TISSUE DONATIONS: More Patients Want Share of Profit
Patients who have donated tissue for research that ultimately proves financially rewarding for the scientists are increasingly questioning why they cannot share in the profits, the New York Times reports in a front page story today. Dr. Barry Eisenstein, vice president for science and technology at the Beth Israel Deaconess Medical Center in Boston, said, "The value of patients' tissues has potentially gone up enormously," but when the researchers patent the genes made up of the donated tissue, patients are rarely compensated. Hank Greely, a law professor at Stanford University, explained that the "rules of the game" of research seem to have changed. He said, "It used to be that when you were a research subject, you were doing it for free and you assumed that the people on the other side were doing it for free -- at least for academic research." But now, most research has some commercial interest, he said, adding that research subjects might think, "Look, I'm willing to do this for the good of humanity if everyone else is, too. But if someone on the other side is going to make billions of dollars, I want some, too."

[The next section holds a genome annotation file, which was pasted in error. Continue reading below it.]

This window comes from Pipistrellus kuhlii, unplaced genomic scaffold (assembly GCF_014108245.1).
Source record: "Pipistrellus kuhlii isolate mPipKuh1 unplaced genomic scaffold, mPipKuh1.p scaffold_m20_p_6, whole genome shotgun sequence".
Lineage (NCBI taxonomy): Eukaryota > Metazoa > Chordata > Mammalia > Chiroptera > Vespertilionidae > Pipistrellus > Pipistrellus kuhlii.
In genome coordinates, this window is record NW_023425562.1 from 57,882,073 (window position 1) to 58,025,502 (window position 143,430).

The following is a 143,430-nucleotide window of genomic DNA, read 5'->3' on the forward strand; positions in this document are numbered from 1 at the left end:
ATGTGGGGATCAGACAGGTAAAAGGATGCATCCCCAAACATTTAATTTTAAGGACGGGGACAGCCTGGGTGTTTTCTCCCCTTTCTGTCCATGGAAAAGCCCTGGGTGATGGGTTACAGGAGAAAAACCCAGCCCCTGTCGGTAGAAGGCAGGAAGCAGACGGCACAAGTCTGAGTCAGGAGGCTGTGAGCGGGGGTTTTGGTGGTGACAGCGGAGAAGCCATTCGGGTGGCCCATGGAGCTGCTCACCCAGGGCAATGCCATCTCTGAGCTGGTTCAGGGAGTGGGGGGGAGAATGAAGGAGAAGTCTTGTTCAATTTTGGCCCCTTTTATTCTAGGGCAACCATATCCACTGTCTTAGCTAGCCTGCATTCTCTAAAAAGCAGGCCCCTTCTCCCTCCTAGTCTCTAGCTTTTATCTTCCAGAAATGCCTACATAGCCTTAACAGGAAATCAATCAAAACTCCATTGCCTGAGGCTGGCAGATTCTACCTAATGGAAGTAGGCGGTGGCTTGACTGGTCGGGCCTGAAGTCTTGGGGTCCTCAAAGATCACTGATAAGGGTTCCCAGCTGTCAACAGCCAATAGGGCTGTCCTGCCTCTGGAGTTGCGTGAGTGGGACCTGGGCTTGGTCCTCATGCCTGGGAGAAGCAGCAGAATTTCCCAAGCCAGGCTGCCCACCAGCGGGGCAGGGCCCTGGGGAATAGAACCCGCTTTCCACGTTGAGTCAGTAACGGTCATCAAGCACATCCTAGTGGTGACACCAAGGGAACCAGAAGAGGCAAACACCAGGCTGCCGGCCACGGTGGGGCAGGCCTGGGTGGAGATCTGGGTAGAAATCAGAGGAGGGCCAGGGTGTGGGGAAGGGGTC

No Free Lunch
Rebecca Eisenberg, a patent law expert at the University of Michigan, said: "The fact is that we rely on the private sector to develop diagnostic and therapeutic products, and the private sector is profit driven. People may contribute their tissue in the expectation that nobody is going to make a profit on it, but that's a little naive. There's no free lunch here." She added that when patients take their cases to court, the courts generally rule in favor of the person who "envisions what the [donated molecules] look like and identifies a practical use for them," not the patient. But such rules might contribute to the downfall of tissue donations, as some patients have become wary about donating their tissue and some have even demanded money up front or have written contracts stipulating what they are entitled to should they help scientists find genes. Eisenberg said, "I hate to create incentives that would lead people to get greedy. I am worried that there are just too many mouths at the feeding troughs of pharmaceutical products" (Kolata, 5/15).